“Go,” said Helen. “Maybe you can outrun it. If one of us is left, that’s enough.”
A car comes down the road, an old blue hatchback covered in dust, and it slows down just when I’ve decided it’s not going to stop. To my mind that always tells you the driver is struggling with himself, should he pick you up or shouldn’t he.
I’m pretty good at choosing cars by now; I can almost tell by the way they roll down the window whether to trust the driver or not. But when I bend down to look inside it seems to me I judged wrong this time. The girl behind the wheel looks like a zombie, skin falling off her, patches of hair missing. She could be twenty, thirty, I don’t know; she’s so messed up it’s hard to tell.
“Where are you going?” she says.
“I’ll be passing near there.”
It’s something about the way she looks at me, not threatening but not afraid, that makes me get in. Besides, it’s not often you find a ride that’ll take you through ten states, and I’m in no position to be picky.
Two hours down the road we blow a tire and the spare’s no good. We wait for a tow truck, eat supper at a diner in town while the tire gets patched. I order chicken fried steak and she eats a fruit salad. She saves all the grapes for last and slides each one over her tongue like a marble. “I can taste the sunshine,” she says.
When she opens her wallet to pay the waitress it’s stuffed thick with cash. She plucks off a hundred dollar bill to pay a twelve dollar tab, and there’s another hundred underneath. It’s enough to tempt even an honest man.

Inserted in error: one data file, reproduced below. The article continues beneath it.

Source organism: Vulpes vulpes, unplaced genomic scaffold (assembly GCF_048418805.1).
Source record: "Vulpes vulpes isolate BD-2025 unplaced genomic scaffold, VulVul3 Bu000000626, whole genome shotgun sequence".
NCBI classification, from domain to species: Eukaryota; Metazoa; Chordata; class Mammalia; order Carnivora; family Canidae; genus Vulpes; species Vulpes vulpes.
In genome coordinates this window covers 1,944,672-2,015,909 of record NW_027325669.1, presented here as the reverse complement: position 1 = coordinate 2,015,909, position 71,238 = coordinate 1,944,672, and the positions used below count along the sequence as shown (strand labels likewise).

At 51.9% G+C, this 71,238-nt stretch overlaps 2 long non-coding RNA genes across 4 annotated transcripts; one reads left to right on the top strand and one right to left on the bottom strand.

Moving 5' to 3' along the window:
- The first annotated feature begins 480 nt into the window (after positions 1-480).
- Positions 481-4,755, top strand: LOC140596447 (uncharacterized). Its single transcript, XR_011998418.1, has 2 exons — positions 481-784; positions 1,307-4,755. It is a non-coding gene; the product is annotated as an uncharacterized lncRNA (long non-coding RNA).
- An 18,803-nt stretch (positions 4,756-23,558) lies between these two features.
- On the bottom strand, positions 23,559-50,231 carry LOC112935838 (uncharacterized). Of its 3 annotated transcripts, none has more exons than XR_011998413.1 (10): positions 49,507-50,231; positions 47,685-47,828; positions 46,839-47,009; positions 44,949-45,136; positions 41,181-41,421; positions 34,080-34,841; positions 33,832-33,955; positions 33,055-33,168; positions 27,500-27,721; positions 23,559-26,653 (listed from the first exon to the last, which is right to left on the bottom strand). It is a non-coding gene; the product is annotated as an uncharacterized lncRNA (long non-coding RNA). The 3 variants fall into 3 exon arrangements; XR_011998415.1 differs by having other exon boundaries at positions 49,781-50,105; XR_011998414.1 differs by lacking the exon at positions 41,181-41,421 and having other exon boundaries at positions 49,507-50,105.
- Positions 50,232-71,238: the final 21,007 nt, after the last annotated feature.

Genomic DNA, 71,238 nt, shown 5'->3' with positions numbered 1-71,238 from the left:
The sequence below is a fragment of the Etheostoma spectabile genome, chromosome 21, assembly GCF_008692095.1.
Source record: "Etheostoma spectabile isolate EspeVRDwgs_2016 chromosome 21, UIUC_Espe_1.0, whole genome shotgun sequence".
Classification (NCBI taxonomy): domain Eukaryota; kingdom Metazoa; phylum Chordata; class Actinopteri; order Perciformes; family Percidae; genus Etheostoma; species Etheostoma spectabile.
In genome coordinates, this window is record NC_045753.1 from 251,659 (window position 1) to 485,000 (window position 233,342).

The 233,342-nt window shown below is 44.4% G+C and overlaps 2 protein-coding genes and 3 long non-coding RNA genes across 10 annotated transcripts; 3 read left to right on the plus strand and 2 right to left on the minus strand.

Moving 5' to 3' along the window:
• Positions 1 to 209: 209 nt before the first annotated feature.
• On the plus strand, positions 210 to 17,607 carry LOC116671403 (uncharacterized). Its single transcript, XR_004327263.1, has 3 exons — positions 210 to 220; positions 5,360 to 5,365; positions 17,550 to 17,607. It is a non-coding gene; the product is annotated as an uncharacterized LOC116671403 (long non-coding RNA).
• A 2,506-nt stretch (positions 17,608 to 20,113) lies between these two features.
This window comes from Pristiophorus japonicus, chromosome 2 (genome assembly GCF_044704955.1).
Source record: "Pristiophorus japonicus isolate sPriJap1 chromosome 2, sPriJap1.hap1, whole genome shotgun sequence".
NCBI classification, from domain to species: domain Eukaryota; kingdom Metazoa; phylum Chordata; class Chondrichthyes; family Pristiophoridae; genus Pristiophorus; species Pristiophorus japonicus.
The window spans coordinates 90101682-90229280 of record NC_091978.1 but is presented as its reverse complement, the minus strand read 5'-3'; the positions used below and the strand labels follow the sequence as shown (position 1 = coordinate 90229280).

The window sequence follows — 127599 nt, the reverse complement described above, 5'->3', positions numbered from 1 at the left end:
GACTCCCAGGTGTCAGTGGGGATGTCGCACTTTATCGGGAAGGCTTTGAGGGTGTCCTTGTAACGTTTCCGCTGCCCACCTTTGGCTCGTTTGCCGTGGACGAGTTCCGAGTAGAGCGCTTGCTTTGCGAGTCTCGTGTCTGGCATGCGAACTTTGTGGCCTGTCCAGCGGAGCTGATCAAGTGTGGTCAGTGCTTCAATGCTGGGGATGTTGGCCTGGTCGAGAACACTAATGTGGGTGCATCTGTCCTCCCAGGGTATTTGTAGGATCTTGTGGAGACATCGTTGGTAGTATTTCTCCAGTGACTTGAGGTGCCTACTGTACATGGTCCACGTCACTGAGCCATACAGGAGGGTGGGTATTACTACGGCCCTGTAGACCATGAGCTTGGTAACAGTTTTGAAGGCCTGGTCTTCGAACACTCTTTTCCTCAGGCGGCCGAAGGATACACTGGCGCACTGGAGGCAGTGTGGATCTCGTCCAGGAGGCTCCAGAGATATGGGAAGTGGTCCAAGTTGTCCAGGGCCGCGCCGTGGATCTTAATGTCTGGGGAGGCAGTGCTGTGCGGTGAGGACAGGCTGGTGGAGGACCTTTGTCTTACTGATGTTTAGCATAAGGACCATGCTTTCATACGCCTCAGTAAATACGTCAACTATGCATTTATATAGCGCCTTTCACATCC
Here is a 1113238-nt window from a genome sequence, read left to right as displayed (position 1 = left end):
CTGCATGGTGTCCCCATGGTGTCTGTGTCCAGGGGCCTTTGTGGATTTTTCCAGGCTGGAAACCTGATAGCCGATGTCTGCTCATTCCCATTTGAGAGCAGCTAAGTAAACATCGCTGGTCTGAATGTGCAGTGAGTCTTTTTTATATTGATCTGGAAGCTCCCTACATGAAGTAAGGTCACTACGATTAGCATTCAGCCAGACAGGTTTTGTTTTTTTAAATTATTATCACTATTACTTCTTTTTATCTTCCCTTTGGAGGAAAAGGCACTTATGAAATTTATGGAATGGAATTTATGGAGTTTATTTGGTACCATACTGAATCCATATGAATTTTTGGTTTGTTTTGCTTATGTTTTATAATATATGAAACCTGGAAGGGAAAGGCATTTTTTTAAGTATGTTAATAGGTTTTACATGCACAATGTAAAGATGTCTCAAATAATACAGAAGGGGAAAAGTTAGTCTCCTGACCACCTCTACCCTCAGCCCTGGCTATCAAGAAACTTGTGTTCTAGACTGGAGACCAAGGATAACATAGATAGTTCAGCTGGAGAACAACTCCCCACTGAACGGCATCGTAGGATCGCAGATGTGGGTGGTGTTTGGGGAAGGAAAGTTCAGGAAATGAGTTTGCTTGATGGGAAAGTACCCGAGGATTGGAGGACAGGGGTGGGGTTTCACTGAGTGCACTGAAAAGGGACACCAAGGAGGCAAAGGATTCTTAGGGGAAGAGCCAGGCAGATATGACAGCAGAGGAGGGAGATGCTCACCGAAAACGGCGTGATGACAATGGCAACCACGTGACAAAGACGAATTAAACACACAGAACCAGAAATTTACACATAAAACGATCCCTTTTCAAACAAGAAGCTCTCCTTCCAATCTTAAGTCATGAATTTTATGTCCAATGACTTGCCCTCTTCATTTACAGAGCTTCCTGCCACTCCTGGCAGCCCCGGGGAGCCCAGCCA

“You always carry money like that?” I say. “It’s not safe.”
She smiles a little, her lips full of cracks like old rubber ready to split. “Neither is picking up hitchhikers, but that didn’t seem to bother you.”
She waves a hand at her blistered face. “Look at this,” she says. “I’m past the point where I worry about something bad happening to me.”
We pick up the car but it’s late to be starting out, so we get a motel room for the night, two beds, cable TV. She falls asleep right away, and her breathing gets so quiet I worry a couple of times that she’s dead, and lean over her bed to check. In the middle of the night, though, she begins to moan. She’s still asleep, her eyes skittering back and forth underneath the lids, tears slipping between the lashes. I turn the bedside lamp on but it doesn’t wake her, and I’m afraid to touch her now. I sit on my bed with my hands in my pockets, edge of the headboard cutting into the back of my neck along the sunburn, wondering how long is the walk to the next bit of civilization. Wondering whether you can really leave a girl to die alone in a motel room, or what do you do if you stay.
She wakes up just after sunrise looking worse than ever, which I wouldn’t have thought was possible. She sits on the edge of the bed with her face in her hands.
“I don’t know if I can do this by myself,” she says.
“Let me drive for a while,” I say.
When we get on the road we talk a little, but I can tell she doesn’t like conversation much. She starts peeling the dead skin off her arms, piece by piece like she’s stripping wallpaper, absent-minded the way that some people chew their fingernails.
“Stop that,” I say, and she looks up and kind of smiles, sheepish, and folds her hands in her lap. “What’s wrong with you, anyhow?”
“I’m sick,” she says, like that’s all there is to it. “Don’t worry, you can’t catch it.”
“Does it hurt?”
“Don’t you have a doctor or something?”
“Dozens of them,” she says.
I look her up and down. “Well I guess they aren’t worth a damn, are they?”
We both laugh. She looks different when she laughs, like there’s a brightness spreading through her face, like the sound fills her whole self and not just her mouth.
“You should have flown, though. It would’ve been easier on you.”
“It wouldn’t,” she says. “It makes me vomit these days. Besides, this was a last-minute decision, and now I get to see what’s between New York and California.”
“I guess I don’t like flying much myself. What are you aiming to do when you get there?”